Recent reports have iterated a common theme in Tennessee over the past couple of years. Build from the offensive line outward. It's a philosophy I wholly endorse. That foundation makes everything easier: bigger lanes for running backs, better protection for the QB (and more time for the WRs to get open), and finally, the increased consistency of the offense taking the heat off the defensive side of the ball. We've seen numerous clubs devote their attention to this offensive line first strategy, and many of their teams fans would tell you they don't regret it. While the Cowboys slipped on the NFC East this year, its easily arguable that they are poised for a quick turnaround with a massively talented crew up front to grease the wheels of the offense and keep their QB upright. They are but one club who saw the benefit of their investment.
Tennessee started this Oline overhaul several years ago when it was obvious that the era of Michale Roos and David Stewart was coming to an end. They sank money into Andy Levitre, drafted Chance Warmack and Brian Schwenke, then later they brought in Michael Oher and drafted Taylor Lewan. The next year the team added Jeremiah Poutasi and Andy Gallik. So the Titans should be in great shape then, right?
Just as in other position groups, the quality of evaluators affects the offensive line group in a big way. Levitre and Oher were FA busts, Schwenke was subpar before suffering a horrific leg injury, and Chance Warmack has been infuriatingly average since he was drafted as the "surest thing" that year. Taylor Lewan has been up and down, Poutasi was thrown into the fire far too soon, and Gallik was decidedly average. Where does that leave the team? Do they continue this relentless quest to fix the offensive line through the draft?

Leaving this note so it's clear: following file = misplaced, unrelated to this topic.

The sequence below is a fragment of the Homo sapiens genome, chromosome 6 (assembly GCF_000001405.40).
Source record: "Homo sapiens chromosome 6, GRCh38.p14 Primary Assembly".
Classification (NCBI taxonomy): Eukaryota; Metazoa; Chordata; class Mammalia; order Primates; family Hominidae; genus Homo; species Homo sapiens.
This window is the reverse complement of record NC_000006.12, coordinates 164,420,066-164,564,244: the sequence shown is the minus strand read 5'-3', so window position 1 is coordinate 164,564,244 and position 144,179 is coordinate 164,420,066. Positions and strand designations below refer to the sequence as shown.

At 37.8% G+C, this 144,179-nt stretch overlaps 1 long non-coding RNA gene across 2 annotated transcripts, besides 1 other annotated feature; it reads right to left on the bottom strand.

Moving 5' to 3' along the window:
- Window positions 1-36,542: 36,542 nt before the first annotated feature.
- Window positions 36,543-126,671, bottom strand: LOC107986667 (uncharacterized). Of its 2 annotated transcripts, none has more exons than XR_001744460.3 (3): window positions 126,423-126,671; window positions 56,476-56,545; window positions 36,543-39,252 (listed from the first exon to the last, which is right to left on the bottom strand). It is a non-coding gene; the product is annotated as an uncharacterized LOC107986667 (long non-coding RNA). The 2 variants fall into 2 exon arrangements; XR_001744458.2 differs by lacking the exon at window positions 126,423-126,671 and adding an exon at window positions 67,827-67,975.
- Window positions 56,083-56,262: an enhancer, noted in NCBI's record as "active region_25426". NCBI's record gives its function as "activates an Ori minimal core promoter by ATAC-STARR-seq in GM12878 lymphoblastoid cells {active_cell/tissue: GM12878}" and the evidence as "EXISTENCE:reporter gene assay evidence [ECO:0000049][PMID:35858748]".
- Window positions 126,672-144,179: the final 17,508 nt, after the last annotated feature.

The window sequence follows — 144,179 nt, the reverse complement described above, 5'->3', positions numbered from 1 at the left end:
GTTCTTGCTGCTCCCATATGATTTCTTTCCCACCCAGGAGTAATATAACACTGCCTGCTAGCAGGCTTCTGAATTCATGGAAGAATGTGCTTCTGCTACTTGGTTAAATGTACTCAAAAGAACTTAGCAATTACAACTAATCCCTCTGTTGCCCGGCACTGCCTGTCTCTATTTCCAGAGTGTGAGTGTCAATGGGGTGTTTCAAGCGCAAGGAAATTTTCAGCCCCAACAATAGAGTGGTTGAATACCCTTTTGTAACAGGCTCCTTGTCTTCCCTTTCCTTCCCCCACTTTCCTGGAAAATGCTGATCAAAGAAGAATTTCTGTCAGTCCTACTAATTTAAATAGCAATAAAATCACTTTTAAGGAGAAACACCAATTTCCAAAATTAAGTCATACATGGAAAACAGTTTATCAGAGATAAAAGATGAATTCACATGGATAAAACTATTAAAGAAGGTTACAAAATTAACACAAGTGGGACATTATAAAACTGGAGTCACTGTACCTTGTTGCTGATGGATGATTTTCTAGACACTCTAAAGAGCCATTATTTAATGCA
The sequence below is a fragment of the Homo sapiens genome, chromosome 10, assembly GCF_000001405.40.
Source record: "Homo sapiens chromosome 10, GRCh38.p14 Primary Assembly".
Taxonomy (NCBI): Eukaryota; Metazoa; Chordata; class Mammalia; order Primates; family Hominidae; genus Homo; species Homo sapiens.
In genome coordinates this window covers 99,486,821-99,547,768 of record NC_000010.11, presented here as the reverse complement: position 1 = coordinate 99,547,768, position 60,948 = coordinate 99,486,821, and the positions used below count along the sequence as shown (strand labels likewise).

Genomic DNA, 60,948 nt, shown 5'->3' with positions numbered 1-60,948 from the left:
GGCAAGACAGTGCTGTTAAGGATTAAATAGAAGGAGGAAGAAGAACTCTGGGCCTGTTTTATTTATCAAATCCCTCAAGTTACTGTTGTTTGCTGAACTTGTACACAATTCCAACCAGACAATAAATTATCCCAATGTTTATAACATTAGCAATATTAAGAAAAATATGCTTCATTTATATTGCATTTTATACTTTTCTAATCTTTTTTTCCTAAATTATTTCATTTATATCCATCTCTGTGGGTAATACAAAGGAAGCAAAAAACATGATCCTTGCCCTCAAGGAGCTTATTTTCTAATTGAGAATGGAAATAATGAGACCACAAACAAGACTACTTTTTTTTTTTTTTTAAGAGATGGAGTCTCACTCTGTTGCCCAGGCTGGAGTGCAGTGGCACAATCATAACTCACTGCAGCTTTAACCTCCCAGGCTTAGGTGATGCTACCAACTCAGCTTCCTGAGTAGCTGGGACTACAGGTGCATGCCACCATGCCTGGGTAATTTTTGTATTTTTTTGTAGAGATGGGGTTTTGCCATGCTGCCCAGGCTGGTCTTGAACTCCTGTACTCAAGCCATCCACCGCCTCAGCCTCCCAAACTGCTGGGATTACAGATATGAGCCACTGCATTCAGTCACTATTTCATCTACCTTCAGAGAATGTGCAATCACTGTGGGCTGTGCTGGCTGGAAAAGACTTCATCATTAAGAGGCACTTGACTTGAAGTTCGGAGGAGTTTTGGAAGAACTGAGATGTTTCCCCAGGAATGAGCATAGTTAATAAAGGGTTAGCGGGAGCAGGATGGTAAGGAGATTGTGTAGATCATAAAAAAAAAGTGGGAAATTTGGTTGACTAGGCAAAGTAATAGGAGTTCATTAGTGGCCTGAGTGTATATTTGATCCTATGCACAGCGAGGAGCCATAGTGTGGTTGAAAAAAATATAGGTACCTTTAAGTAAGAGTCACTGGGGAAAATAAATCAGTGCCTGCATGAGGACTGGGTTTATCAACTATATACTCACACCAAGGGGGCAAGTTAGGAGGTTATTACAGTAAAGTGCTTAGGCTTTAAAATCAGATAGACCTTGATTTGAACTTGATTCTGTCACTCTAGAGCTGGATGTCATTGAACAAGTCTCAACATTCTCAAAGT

There are arguements to be made, but Delanie Walker wasn't far off base when he said that adding another young gun to thus group wouldn't be the wisest move. Admittedly, he's no front office guru. But he has seen good teams, including some great offensive lines. For most of the 2015 season the Titans offensive line was made up of one year pros and rookies. That isn't a recipe for immediate success, but time and consistent coaching can do a lot to improve a units play. In an environment which success comes as much from trust and teamwork as it does from individual ability, time is everything. If the Titans believe in this young crop of talent, then the last thing they should be thinking about is adding another "sure thing" to the mix. The addition of talent should come in the form of veteran players who can add their mental accumen and help these young guys along.
As we just witnessed in Super Bowl 50, and the last few championship games, defense plays an equally important role in the success or failure of a team. Outside of the quarterback position, the most impact can be felt from quality on the other side of the ball.
So why not go defense at #1? Even if the Titans trade down, they have a host of needs on defense, and depth is razor thin across the board. The team finally cut ties with underperforming safety Michael Griffin, and other lackluster starters like Zach Brown could soon be following him out the door. The team has a star quarterback; now they need difference makers in defense. As we have seen, it is often a talented defense who comprise the the best support for a young QB.
So while many are speculating that the Titans will be gunning for Laremy Tunsil, I believe their best interests lie elsewhere. Draft some premier defensive talent, and bring a physical hard-nosed presence back to Nashville.